An intention is any phrase that describes how you want to approach working through your day or your problem. By setting an intention beforehand, you can use it as a guidepost and a mental reminder throughout the week. It can centre you and help you remember why you are doing what you are doing. This phrase will be different for everyone, but two key themes for the purposes of dealing with tough academic periods is moderation and balance.
Here is an example of an intention that I would have liked to use:
I will break my presentation prep into smaller pieces and complete them alongside my other less urgent tasks instead of ineffectively trying to do it all at once.
2. Review your early warning signs that you may be heading into a negative spiral and create a plan of action
This seem more relevant for those of us who struggle with anxiety and/or depression, but in fact, we all have early signs that we are beginning to throw self-care and basic health out of the window to spend more time on work. For myself, the first few signs include:
- taking my meals with me to my desk to work while eating
- thinking that I absolutely need to complete tasks 3-4 days in advance
- saying no to all of my friends who ask to hang out because I feel I need to be working instead
- skipping my daily self-care routines (e.g., meditation, yoga, stream of consciousness, bullet journalling)
Once you’ve figured out your early signs, make an actionable plan for what you will do when you notice it happening (and make an active effort to notice if it is happening by setting an intention to do so!). For me, my usual plan is to give myself an immediate break, wherever I am working. 30 minutes to revisit my self-care goals and habits, and to make them high priority again. If you’re using my printable, it has a habit tracker that you can fill in as you do them. I put some basic ones but there are blank ones for you to fill in with your own self-care habits.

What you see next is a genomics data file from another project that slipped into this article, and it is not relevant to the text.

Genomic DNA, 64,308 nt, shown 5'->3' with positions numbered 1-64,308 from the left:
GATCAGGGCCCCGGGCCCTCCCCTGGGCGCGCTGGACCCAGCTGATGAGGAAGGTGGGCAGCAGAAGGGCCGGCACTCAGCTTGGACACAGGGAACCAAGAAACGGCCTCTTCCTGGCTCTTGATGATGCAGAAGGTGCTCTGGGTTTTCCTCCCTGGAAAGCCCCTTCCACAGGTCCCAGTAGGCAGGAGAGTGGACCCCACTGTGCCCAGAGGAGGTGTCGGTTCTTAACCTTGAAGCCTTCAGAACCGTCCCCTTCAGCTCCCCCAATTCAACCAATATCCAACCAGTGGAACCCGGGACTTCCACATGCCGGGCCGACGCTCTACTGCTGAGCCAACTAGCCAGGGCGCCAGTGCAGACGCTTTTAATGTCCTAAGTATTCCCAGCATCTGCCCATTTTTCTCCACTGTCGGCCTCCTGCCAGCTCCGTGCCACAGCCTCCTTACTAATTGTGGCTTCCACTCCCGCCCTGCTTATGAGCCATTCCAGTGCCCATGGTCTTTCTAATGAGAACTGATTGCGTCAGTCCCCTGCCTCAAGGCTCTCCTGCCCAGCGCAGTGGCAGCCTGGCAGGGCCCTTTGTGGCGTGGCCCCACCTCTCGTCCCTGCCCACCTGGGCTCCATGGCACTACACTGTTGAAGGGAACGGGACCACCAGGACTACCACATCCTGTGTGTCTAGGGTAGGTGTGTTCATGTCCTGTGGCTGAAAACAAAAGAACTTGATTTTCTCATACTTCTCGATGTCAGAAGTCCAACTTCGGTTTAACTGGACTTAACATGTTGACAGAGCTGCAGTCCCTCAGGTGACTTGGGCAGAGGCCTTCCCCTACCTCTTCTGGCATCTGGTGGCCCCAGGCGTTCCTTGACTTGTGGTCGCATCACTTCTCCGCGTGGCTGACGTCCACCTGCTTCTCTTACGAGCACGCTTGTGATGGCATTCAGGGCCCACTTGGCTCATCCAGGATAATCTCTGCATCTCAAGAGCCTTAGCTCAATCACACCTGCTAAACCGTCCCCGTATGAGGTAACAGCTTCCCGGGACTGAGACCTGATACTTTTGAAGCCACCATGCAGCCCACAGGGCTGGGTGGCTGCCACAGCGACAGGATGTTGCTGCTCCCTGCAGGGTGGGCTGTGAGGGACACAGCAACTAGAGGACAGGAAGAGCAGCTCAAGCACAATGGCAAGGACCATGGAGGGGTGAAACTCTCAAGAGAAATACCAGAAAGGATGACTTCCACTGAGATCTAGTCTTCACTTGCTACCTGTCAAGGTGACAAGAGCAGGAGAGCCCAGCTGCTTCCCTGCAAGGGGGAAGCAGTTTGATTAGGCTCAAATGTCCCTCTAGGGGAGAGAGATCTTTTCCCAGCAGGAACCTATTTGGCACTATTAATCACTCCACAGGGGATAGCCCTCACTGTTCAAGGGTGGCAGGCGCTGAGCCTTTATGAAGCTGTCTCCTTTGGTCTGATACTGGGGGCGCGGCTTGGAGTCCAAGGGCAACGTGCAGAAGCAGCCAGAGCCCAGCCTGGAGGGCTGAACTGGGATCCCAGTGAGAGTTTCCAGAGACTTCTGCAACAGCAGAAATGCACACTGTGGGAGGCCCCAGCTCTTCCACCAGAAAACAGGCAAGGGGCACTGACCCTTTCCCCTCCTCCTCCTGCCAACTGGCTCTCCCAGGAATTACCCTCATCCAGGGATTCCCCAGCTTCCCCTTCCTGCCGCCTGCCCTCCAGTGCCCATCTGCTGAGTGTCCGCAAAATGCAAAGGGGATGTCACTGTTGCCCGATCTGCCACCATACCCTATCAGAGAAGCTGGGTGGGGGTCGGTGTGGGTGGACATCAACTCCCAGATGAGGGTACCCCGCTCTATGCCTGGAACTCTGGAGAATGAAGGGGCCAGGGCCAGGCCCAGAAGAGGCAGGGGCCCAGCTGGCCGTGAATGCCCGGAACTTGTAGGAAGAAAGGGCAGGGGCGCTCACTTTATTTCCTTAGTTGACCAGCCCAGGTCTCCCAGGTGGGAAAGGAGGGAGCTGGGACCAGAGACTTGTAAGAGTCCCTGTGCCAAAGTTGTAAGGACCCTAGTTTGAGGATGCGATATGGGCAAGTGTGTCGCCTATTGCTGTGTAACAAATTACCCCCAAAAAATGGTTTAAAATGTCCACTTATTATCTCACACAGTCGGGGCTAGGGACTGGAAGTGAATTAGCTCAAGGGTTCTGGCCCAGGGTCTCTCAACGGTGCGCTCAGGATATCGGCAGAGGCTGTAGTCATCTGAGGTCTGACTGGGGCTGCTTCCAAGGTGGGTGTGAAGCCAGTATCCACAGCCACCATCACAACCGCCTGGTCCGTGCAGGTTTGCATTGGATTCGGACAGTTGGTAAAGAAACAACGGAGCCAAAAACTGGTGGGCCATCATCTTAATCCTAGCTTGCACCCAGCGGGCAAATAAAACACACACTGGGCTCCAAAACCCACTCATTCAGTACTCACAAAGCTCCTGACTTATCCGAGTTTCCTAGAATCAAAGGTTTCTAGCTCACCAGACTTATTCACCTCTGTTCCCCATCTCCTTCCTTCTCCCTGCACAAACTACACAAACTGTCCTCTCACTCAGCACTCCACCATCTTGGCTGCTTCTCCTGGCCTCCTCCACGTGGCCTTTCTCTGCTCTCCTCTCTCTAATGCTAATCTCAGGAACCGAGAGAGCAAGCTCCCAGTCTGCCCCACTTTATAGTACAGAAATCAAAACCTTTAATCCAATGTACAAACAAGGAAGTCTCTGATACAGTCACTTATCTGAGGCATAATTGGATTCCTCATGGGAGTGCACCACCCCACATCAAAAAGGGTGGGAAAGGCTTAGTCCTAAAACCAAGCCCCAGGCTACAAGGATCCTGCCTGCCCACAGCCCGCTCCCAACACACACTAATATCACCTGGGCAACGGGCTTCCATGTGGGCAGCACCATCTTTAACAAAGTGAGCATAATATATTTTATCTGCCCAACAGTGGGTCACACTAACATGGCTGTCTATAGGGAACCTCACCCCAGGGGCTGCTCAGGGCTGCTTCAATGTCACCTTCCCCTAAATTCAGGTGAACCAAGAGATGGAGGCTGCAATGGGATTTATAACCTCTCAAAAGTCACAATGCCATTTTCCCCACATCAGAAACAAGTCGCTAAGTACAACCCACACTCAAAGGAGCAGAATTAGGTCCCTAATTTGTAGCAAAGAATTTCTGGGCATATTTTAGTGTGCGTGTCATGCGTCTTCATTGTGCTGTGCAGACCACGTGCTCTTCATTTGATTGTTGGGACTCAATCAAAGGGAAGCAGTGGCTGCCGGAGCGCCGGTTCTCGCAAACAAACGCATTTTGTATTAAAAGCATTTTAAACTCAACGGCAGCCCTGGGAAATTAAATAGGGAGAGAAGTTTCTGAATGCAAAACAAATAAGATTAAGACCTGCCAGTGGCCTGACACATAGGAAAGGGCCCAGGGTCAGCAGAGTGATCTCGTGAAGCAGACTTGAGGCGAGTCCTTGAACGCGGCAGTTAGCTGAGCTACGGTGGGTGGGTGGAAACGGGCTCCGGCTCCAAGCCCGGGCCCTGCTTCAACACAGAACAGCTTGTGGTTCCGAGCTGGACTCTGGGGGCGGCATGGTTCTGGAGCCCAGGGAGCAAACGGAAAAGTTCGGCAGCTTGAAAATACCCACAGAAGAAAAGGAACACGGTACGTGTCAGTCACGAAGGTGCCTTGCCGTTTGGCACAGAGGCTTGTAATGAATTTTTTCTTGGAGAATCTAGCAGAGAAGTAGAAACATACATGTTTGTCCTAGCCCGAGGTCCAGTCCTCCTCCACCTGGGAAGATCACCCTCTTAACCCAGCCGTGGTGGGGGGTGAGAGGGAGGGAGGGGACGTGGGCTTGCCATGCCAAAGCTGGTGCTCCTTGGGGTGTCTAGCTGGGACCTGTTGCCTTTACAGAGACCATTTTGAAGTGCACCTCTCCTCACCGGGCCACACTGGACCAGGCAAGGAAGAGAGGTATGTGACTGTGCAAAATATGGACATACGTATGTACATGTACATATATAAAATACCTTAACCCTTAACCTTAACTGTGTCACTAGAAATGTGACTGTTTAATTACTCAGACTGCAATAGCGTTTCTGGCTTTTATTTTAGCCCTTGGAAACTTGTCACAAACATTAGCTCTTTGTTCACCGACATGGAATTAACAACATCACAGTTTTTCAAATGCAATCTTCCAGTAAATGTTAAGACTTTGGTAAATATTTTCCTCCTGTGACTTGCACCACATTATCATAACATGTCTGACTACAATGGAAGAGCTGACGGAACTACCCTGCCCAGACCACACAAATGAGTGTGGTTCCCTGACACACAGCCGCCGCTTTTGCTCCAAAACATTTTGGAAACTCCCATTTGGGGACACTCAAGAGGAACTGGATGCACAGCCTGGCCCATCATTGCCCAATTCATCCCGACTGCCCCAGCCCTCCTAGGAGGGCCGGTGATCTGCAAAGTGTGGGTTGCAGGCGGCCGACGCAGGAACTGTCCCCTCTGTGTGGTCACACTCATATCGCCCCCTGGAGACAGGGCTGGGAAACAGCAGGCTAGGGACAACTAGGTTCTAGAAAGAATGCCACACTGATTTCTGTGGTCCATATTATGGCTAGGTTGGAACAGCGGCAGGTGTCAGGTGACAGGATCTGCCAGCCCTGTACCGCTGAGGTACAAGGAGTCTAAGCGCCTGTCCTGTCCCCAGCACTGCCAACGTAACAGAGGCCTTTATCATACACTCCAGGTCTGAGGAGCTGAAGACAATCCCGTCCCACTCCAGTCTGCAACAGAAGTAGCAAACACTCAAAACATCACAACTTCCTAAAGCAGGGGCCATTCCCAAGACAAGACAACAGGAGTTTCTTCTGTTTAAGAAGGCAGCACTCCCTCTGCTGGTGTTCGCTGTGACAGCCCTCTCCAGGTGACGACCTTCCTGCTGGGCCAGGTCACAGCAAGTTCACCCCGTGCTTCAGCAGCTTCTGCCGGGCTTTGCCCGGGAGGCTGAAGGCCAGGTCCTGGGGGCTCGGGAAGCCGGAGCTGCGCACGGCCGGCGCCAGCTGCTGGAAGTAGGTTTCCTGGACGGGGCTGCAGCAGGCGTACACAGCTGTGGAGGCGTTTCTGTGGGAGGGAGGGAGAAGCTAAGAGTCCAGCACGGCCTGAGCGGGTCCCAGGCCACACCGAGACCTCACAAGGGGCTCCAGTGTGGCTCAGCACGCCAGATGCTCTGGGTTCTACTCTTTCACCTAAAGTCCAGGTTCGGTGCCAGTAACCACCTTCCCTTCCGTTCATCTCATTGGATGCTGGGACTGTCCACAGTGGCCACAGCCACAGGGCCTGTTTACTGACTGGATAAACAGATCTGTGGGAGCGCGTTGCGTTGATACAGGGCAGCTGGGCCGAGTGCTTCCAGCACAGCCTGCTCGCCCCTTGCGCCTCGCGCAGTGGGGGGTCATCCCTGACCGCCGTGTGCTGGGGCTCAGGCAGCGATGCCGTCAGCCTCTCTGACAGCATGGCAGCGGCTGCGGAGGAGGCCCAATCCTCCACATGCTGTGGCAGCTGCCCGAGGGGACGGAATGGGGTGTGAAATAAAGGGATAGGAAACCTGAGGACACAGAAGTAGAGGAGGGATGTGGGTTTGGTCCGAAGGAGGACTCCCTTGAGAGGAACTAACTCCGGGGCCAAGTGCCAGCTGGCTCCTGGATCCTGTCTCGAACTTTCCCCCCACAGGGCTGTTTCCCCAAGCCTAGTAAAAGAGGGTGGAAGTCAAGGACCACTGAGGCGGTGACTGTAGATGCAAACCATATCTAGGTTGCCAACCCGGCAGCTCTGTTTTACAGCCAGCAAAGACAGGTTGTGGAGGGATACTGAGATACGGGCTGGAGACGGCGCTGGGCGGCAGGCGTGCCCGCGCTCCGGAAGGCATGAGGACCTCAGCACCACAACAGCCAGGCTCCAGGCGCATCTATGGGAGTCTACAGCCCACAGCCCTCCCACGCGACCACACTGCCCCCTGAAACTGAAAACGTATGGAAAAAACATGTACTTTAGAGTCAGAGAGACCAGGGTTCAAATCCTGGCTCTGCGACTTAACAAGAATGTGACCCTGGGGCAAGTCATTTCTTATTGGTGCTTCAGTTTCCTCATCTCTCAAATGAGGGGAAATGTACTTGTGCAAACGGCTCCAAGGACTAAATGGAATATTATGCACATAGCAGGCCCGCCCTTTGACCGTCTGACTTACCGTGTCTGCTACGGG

3. Prioritize and plan
If you are someone who does not typically like to plan ahead, that is completely okay! To each their own. But I’d like you to explore the value in creating a plan in preparation for tough academic periods. It will allow you to see objectively how much time you have and plan out how to best use that time to complete all your tasks in a timely manner without panicking and without foregoing self-care time. Revisiting this plan throughout the difficult period will help you see what you have already accomplished and what you have left to accomplish, which in my opinion is extremely motivational.
It may seem like an overwhelming thought at the start, but it is a good idea to write down all the tasks that you want to complete for the week. In the beginning it can just be a straight brainstormed list, but you’ll eventually need to a) chunk down larger projects/tasks, b) prioritize, c) actively plan breaks, and d) plan when you will perform tasks.
a) Breaking large tasks down
For an essay, this may be research, writing a rough introduction, body, and conclusion, editing, and finalizing the document. For preparing for a presentation, it may be compiling notes, developing a PowerPoint or a Google Slides presentation, and practicing. It is important to make each smaller piece an actionable task. If any task looks daunting, consider further breaking down that task if it is possible.
Personally, I find it difficult to overcome what I call work inertia: a tendency to “remain at rest” – not working, because I am afraid to begin working. This is again because my all-or-nothing thinking leads me to believe that if I begin doing work, everything has to be done perfectly. This thought leads to the anxiety that I will work all day without ever feeling satisfied with my work. Breaking down my tasks and spreading them out helps me to overcome this anxiety, as smaller tasks can be used to “warm up” before I tackle the larger project items.